Finding balance in the second half of life

Archive for 2017|Yearly archive page


In Family on March 26, 2017 at 2:42 pm

“Why does it have to be in downtown Detroit?” I thought, as my husband and I drove down the Lodge Expressway in a small U-Haul carrying a bed, a futon, and three hand-me-down bar stools. Our 20-year-old daughter was somewhere on the road ahead of us in her second-hand station wagon, loaded with clothes and books to last her six months. It was a cold, gray day in February, and we were moving her into an apartment in downtown Detroit for an internship.

DetroitMy husband had grown up in a suburb of Detroit in the 1970s. One of his favorite childhood stories involves his brother watching out an upstairs window as his Dodge Dart was getting stolen out of their driveway. (“A Dodge Dart,” he always says, incredulous.) Detroit was a little scary. Over the next few decades, it got a lot worse.

In 2012, Forbes named it America’s Most Dangerous City—for the fourth year in a row. Its crime rate, which was more than five times the national average, had a ripple effect. People and businesses moved out, eventually leaving 78,000 abandoned buildings.

In 2013, it became the largest city in U.S. history to file for bankruptcy. For a while, it looked like the city would sell off some of the art in the Detroit Institute of Art to help pay its debts. In the 2013 book Detroit: An American Autopsy, Charlie LeDuff wrote, “It is the country’s illiteracy and dropout capital, where children must leave their books at school and bring toilet paper from home. . . There are firemen with no boots, cops with no cars, teachers with no pencils, city council members with telephones tapped by the FBI, and too many grandmothers with no tears left to give.”

I knew that Detroit had been slowly improving since then. I had heard about Quicken Loans founder and Detroit native Dan Gilbert and Detroit Tigers and Red Wings owner Mike Illitch pouring millions into redevelopment. Still, as we pulled off Exit 2B, it was my old notions of the city that I held onto. People had tried to revitalize Detroit before—most notably in 1976, with the Renaissance Center—and had failed. Out my side of the U-haul, I saw new shops and restaurants, renovated buildings, and an outdoor rink filled with young skaters, but I was unconvinced.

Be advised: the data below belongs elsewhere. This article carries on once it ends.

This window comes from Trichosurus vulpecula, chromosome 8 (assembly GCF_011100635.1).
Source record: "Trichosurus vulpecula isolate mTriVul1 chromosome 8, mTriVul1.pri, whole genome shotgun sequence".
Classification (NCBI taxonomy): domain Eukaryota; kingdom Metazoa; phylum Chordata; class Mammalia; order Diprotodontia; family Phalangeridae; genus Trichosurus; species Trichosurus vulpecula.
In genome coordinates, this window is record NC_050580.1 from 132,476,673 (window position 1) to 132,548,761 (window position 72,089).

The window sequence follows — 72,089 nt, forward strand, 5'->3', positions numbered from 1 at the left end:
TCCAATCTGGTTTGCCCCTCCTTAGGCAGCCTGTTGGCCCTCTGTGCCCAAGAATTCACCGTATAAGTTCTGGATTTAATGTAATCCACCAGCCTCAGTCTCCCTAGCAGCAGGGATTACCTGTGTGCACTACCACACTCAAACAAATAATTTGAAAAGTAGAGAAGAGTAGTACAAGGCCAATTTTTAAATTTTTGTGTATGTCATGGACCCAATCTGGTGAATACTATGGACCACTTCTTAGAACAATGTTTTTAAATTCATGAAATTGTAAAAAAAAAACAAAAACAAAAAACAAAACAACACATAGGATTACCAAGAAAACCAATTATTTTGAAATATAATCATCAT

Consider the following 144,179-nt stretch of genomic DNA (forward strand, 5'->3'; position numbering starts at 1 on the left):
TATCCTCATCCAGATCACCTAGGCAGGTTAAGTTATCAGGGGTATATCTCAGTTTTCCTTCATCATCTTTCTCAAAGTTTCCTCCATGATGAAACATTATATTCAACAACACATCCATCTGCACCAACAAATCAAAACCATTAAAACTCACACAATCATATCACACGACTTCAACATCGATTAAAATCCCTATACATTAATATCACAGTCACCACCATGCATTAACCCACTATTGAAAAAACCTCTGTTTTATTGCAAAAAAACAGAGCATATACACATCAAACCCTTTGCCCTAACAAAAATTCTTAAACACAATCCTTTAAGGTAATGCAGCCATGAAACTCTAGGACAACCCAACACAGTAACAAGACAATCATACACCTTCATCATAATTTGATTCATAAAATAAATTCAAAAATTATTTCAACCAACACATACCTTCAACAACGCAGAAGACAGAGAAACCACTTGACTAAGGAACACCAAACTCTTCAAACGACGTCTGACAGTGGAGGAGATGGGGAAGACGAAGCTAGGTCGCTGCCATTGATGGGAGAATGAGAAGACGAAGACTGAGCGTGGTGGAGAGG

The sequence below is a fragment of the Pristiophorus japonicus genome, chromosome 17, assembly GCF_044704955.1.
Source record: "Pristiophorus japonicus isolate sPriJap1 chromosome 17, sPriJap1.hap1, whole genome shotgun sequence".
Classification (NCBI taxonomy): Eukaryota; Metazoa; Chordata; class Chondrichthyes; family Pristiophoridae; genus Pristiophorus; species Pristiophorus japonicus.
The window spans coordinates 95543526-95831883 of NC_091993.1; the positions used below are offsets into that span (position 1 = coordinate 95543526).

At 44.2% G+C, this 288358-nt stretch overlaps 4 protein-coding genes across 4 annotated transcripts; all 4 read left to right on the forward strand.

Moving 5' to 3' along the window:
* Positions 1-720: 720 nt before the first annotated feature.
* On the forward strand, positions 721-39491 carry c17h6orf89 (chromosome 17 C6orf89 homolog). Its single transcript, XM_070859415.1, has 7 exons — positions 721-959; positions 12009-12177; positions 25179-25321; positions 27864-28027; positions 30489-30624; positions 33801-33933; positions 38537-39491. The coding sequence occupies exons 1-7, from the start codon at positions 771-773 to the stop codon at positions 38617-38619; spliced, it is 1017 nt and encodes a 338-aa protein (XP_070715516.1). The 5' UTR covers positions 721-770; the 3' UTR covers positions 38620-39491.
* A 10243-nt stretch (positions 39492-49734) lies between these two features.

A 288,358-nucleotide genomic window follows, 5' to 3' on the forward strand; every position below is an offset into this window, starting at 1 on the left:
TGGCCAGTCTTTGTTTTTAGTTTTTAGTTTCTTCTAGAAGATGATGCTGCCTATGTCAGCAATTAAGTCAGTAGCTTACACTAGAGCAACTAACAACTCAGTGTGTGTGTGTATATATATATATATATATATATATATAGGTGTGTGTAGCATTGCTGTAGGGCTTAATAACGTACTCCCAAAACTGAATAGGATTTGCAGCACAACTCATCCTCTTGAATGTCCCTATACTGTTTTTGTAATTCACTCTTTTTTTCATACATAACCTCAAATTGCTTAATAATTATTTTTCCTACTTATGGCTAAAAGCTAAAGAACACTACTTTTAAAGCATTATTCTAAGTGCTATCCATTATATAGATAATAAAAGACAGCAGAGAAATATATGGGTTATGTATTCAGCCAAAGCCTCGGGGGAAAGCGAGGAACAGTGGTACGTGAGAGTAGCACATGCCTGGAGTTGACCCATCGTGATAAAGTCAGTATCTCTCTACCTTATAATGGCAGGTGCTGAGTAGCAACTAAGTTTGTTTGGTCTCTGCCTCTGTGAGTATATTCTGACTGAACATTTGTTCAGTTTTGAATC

As I helped unpack the flotsam and jetsam that makes up my daughter’s world—a half-knitted scarf, succulents she named Maeve, Calvin, Mini Stanley and Mega Stanley, and a poster “It takes courage to grow up and become who you really are”—in her new apartment, I still had no idea how I could bring myself to drive away, leaving her without what I consider to be the basics—friends, life skills, and an alarm she doesn’t sleep through.

I watched her hang up a photo of herself the first time she’d been on a horse. She still looks the same, mostly. When she was a baby, she had a heart defect. I rocked her to sleep every night, willing the small hole in her heart to close. She had a fighting spirit even then. Her hole went away; the fight stayed. She punched me in the nose when she was three, ran away regularly when she was six, and started jumping horses—and falling off them, and getting back on them—when she was nine.

In high school, her struggle with anxiety and panic attacks began. I recently asked her what the hardest thing she ever did was. She thought for a moment, then said, “The hardest thing I ever did happens every time I have a panic attack.” In spite of that, she hasn’t let anxiety get between her and living.

When an entire class of students who had been her friends shunned her during every class for a semester, refusing to sit at her table even when all the seats at the other tables in the room were taken, she could have dropped the class. She didn’t. She went to every class, sat alone, participated in the discussions, completed group projects by herself, and aced the class.

There’s a famous Chrysler car commercial that aired during the Super Bowl in 2011, called “Imported from Detroit.” Maybe you remember it. It starred Eminem and shows scenes from around Detroit, not all of them pretty. In one part, the voice-over says, “What does a town that’s been to hell and back know? More than most. It’s the hottest fires that make the hardest steel.”

As my daughter lifted her arms to hug me goodbye at the door of her new apartment, on the doorstep of her new life, I caught a glimpse of the nautilus tattoo on her left bicep. ShetattooBW got it last spring, at the end of a particularly difficult year. I cried when she got it—cried at the permanence of the ink on her tender, alabaster skin. But now the tattoo strikes me as the mark life has literally left on her. She has taken all comers, living and learning faster than her peers, and she’s still standing.